Breaks, Meal Times and the FLSA

One area of confusion, and thus an area of the FLSA often violated deals with breaks and meal periods. Many employees think that they are entitled to a break or a lunch period. In fact, under the Fair Labor Standards Act, they ARE NOT entitled to any such thing. The DOL website specifically says “The Fair Labor Standards Act (FLSA) does not require employees be given meal or rest breaks.” So great news for employers you don’t have to give breaks or lunch! Of course your productivity will suck, your employees will be unhappy and you will have alot of turnover.
So to avoid that big employee relations problem you probably need to give them breaks and a lunch. But that is where you get into trouble. You figure you can save yourself some money by making your employees clock out for their break and lunch period. If you make your employees clock out for a break you have just committed a Wage & Hour violation. The DOL website specifically says“… if employers do offer short breaks (lasting about five to 20 minutes), federal law considers these short breaks time for which employees must be compensated.” Now you may question how do you actually control the period of time the employee has taken. That is under supervisory control. And the FLSA does allow you some recourse in dealing with people who violate the stated break period. Fact sheet #22 says that:

 Unauthorized extensions of authorized work breaks need not be counted as hours worked when the employer has expressly and unambiguously communicated to the employee that the authorized break may only last for a specific length of time, that any extension of the break is contrary to the employer’s rules, and any extension of the break will be punished.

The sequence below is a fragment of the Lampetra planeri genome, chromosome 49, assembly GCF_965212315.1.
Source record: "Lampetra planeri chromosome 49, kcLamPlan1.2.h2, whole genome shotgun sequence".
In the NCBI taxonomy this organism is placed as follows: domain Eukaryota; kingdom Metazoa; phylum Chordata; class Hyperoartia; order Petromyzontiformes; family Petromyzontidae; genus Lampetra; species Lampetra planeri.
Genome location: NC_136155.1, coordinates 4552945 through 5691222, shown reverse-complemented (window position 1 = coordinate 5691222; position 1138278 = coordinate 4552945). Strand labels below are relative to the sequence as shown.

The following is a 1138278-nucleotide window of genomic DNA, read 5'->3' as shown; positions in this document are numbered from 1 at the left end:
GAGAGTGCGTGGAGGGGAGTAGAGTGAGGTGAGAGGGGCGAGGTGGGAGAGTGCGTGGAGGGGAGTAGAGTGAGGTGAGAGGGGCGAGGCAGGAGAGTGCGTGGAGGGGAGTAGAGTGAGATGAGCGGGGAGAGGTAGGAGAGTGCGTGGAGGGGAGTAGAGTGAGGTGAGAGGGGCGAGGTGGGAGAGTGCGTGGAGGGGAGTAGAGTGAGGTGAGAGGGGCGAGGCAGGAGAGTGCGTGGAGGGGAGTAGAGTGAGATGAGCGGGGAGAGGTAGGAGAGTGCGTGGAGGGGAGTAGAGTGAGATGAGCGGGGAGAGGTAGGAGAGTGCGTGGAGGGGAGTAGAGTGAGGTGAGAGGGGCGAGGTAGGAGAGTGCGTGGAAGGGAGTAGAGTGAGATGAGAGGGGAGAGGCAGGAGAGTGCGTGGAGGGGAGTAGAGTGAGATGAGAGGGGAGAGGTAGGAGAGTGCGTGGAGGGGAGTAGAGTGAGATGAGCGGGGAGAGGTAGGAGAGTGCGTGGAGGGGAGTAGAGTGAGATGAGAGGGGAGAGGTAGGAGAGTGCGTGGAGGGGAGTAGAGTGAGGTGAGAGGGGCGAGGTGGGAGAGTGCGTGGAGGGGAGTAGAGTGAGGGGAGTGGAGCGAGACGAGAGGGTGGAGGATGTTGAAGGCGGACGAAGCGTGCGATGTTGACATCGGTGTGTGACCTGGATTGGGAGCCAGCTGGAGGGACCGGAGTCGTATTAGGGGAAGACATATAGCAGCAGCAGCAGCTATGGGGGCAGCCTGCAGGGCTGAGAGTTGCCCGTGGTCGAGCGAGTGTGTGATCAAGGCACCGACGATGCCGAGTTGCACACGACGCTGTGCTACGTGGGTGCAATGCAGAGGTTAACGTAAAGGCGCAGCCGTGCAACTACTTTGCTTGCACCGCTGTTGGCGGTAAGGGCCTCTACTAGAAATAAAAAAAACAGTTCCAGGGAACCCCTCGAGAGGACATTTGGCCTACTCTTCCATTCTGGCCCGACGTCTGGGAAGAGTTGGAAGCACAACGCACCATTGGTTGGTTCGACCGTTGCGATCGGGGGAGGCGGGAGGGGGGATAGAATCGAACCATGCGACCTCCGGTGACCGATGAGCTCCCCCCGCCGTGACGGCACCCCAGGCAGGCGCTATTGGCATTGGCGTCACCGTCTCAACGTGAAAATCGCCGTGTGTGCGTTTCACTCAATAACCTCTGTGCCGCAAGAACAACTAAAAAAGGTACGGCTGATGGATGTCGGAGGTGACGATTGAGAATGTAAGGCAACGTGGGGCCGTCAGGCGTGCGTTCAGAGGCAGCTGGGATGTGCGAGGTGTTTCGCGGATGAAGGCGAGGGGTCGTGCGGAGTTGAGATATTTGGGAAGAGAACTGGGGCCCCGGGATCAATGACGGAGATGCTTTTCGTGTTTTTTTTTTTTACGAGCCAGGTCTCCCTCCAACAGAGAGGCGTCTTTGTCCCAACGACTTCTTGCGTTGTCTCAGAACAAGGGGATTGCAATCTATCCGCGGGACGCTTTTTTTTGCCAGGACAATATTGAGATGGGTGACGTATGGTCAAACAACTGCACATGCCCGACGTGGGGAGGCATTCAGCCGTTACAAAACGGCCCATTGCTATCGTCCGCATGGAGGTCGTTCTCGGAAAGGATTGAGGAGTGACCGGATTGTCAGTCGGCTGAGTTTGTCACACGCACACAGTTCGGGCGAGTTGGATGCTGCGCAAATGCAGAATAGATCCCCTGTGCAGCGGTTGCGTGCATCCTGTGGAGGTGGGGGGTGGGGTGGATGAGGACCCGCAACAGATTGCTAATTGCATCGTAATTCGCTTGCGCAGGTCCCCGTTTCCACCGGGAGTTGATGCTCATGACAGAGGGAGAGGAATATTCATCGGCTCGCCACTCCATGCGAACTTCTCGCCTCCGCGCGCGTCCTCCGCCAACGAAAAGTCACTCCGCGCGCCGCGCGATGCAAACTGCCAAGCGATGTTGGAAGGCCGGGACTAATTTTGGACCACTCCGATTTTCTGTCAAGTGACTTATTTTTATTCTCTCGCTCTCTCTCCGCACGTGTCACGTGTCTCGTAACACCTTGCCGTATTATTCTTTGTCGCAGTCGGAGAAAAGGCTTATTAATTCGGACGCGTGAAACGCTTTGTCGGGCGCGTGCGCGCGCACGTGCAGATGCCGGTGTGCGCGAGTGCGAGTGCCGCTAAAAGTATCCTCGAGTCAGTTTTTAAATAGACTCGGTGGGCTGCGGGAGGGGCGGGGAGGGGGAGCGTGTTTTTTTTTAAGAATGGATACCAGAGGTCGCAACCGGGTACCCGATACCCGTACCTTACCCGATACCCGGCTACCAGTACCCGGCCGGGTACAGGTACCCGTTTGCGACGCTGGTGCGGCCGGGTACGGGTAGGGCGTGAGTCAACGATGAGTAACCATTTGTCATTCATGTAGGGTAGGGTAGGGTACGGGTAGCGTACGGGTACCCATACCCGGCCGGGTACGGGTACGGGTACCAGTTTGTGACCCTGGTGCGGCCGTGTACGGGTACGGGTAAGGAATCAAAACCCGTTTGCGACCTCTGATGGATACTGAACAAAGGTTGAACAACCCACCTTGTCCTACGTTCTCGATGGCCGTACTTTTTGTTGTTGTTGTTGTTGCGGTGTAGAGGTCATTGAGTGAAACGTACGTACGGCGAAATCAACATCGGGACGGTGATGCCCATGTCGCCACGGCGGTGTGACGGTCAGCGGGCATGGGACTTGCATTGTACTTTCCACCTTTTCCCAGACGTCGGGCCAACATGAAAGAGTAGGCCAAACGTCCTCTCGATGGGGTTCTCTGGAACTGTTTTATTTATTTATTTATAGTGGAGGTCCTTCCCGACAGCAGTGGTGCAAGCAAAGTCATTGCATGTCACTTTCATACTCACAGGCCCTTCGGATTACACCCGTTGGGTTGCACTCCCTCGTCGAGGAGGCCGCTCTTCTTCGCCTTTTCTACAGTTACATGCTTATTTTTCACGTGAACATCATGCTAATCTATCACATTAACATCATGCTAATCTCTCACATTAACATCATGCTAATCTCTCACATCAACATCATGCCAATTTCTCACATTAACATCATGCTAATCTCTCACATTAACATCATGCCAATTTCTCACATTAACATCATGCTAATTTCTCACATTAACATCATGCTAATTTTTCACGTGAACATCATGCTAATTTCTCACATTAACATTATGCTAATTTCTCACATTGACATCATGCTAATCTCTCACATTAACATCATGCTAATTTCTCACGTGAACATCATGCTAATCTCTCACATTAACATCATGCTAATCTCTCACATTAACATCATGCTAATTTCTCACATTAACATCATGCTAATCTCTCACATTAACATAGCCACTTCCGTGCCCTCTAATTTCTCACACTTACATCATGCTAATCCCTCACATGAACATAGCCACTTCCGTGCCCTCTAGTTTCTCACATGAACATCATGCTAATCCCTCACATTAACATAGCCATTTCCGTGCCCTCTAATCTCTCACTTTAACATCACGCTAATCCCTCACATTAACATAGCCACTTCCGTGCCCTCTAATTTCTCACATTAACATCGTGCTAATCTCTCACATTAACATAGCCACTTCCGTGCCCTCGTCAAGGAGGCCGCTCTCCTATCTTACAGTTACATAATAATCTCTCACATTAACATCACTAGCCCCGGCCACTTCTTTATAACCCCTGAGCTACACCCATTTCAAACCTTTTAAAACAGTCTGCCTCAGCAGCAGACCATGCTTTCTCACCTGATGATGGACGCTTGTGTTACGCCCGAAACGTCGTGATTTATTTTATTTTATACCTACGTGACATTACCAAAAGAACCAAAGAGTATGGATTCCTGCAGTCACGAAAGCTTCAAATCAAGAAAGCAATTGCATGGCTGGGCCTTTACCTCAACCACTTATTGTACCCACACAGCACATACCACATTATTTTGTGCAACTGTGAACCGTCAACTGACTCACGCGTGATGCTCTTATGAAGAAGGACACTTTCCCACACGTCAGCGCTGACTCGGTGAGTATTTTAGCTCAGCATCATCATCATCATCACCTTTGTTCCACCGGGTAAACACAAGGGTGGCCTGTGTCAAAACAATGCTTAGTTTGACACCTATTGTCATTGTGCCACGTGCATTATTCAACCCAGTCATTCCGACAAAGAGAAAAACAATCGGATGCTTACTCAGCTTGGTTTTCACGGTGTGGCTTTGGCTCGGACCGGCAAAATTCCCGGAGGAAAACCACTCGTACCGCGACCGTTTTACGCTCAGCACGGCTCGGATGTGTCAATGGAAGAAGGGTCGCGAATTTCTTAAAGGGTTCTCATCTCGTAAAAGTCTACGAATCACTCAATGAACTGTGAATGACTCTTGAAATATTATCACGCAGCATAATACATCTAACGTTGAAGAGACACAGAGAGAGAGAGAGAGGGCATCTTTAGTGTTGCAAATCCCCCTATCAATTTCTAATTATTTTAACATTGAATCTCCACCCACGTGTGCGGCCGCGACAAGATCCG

However, before you get the whipping stick out make sure you take note of the phrase “expressly and unambiguously communicated to the employee”.
Meal breaks are also an area that employers frequently screw up. Fact Sheet #22 also says that “Bona fide meal periods (typically 30 minutes or more) generally need not be compensated as work time.” I am sure  you are thinking “Of course it shouldn’t be compensated time, they are not working.” But here is the rub. Fact Sheet #22 also points out “The employee must be completely relieved from duty for the purpose of eating regular meals. The employee is not relieved if he/she is required to perform any duties, whether active or inactive, while eating.” Notice that emphasis! That means no answering the phone, no answering email, no running errands. It means FULLY RELIEVED OF ANY DUTY. If you don’t do that you are building in compensable time, which could build in 2.5 to 5 hours per week of overtime.
Speaking of overtime reminds me to tell you this only applies to NON-EXEMPT employees. With exempt employees you are allowed to work their fingers to the bone. Meal time and break time don’t exist in their world, at least not on the Federal level.  State levels may be a different story. Some states do require break times and meal times. And of course many union contracts will as well. If you want to check out what states require take a look at Minimum Length of Meal Period Required Under State Law For Adult Employees in Private Sector.
If you want to read Fact Sheet #22 think click on this title Fact Sheet #22: Hours Worked Under the Fair Labor Standards Act (FLSA).

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